Names of Aurora leaders among those considered to replace Stapleton neighborhood’s moniker in the wake of George Floyd events

A Stapleton resident rides his bike through the neighborhood, July 15, 2020.Those in the neighborhood will be voting from a choice of nine names to rename the neighborhood.
Photo by PHILIP B. POSTON/Sentinel Colorado

AURORA | The Stapleton neighborhood will soon be known as the neighborhood formerly known as Stapleton, as well as something new.

A vote is underway on a list of nine names to replace its current association with a former mayor known for his Ku Klux Klan connection.

The available options are detailed on the site run by the neighborhood organization, Stapleton United Neighbors.

The neighborhood was named for former Denver Mayor Benjamin F. Stapleton and was built beginning in 2001 on the site of the former Stapleton International Airport.

Stapleton served as mayor for a total of 20 years between 1923 and 1947 and was a member of the KKK.

More than 65% of voting property owners opted to retain the Stapleton name in a referendum last summer. However, the death of George Floyd while in Minneapolis police custody, and ensuing unrest in Denver and across the country, renewed discussion of a name change for the neighborhood.

Residents seem to be ready now.

Aurora Congressman Jason Crow, who’s lived in the neighborhood since 2009, said last year he favored the name change.

“As parents, we work to raise our kids to be kind and inclusive to everyone, but to have the neighborhood they are growing up in named after a KKK member runs directly counter to everything we’re trying to teach them,” he said. “Eradicating racism goes far beyond a neighborhood name, but it’s a good place to start.”

Crow previously lived in the Denver-side of Stapleton, but moved to a house in the neighborhood with an Aurora address when he ran for Congress in 2018.

Other politicos have backed the name change, too. Among them is Benjamin Walker’s great grandson, Walker Stapleton. He most recently served as Colorado’s state treasurer, from 2011 to 2019, and had an unsuccessful bid for governor in 2019.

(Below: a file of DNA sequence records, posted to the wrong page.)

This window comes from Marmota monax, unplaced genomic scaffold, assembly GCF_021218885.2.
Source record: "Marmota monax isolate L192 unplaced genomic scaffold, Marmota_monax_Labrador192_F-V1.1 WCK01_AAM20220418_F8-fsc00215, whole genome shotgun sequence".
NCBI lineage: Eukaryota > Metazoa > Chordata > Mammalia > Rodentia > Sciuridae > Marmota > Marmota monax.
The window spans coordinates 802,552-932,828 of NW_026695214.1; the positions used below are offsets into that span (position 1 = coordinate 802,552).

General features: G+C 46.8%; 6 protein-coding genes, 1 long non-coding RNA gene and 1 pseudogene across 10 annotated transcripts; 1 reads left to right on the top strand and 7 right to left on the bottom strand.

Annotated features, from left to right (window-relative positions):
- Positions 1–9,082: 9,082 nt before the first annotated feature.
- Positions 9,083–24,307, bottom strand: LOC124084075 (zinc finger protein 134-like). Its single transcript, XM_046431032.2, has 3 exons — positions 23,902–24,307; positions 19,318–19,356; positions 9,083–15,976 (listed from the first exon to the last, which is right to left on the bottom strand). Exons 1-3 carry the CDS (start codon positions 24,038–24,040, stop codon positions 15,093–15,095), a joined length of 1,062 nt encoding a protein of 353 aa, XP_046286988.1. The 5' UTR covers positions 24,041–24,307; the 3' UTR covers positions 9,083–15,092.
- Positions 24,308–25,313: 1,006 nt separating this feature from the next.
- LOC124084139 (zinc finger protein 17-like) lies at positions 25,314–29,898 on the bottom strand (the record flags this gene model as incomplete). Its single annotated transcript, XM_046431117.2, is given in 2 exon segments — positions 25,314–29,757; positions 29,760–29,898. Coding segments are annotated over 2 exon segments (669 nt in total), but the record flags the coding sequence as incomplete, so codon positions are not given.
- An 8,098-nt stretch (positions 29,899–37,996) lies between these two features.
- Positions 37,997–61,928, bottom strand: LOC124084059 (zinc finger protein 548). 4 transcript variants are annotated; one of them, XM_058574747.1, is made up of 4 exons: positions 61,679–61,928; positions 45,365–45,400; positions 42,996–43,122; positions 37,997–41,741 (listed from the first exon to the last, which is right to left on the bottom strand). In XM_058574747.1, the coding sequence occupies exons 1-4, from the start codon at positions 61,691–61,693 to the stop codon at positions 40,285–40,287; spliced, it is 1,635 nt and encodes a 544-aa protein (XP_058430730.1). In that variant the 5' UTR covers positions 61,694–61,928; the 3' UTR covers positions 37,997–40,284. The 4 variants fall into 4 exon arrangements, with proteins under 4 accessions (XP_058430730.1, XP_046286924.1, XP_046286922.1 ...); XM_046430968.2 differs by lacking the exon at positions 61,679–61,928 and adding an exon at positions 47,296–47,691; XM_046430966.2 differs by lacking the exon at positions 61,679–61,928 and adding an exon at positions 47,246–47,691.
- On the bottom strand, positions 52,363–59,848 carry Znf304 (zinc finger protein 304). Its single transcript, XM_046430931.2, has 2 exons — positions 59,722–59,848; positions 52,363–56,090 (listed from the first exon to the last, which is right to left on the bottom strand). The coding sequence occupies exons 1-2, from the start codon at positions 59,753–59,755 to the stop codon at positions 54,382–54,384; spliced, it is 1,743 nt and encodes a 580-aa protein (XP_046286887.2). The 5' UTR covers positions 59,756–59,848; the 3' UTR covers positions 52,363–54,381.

“Disappointed only that dem process overlooked; votes cast multiple times by neighborhood residents. BUT.. IF..changing a name brings more equity, fairness and oppt’y for Denverites and specifically Coloradans of Color, I’m all IN,” he wrote on Twitter earlier this year.

Potential new neighborhood names include Mosley, to honor John Mosley, a Tuskegee airman during World War II, and his wife, Edna, a former Aurora City Councilperson and civil rights activist; Meadowlark, for a species of bird native to the area with ties to indigenous history; and Peterson, in memory of Helen Peterson, who advocated for civil rights for American Indians and was tasked with reorganizing the National Congress of American Indians at the request of Eleanor Roosevelt.

Renaming the neighborhood to Mosely would give the Denver-centric neighborhood another tie to Aurora, where development has spilled over to in recent years.

John Mosley died in 2015 at the age of 93. He was a standout football player in Denver as a teenager. He went on to be the first black football player at Colorado State University.

Upon graduation, with the Second World War well underway, Mosley took to the skies. He hoped to be drafted to join the all-black 99th Fighter Squadron, better known as the Tuskegee Airmen of Alabama. Instead, he was assigned to an artillery unit at Fort Sill, Okla., until a letter-writing campaign prompted his reassignment to Tuskegee, where he trained as a bomber pilot.

In 1965, the Air Force brought John Mosely and his wife Edna to Aurora when he was transferred to Lowry Air Force Base. Edna became Aurora’s first black city council member. She served three, four-year terms, beginning in 1992. She died in 2014.

Today the couple is known as civil rights trailblazers in Colorado. They were also tremendous supporters of education. They created a non-profit organization to provide scholarships to black high school students to college. Today, the John and Edna Mosley Scholarship Fund is operated by the Denver Foundation.

In 2015, the Mosleys’ names were enshrined on Aurora Public Schools’ P-8 school on the APS Community Campus. Classes at the Edna and John W. Mosley P-8 School started in the fall. The mascot is the Red-Tailed Hawk — a reference to Mosley’s Red Tail Squadron of Tuskegee Airmen.

Owners and renters of Stapleton property can vote until Saturday. That recommendation will be followed by a vote by a community board of directors. Brookfield Properties Development, the community’s master developer, and the city and county of Denver need to approve a name change.

Former gubernatorial candidate and state treasurer Walker Stapleton, the great-grandson of the former mayor, said in June he supported a name change if it “brings more equity, fairness and opportunity” for Denver residents and Colorado residents of color.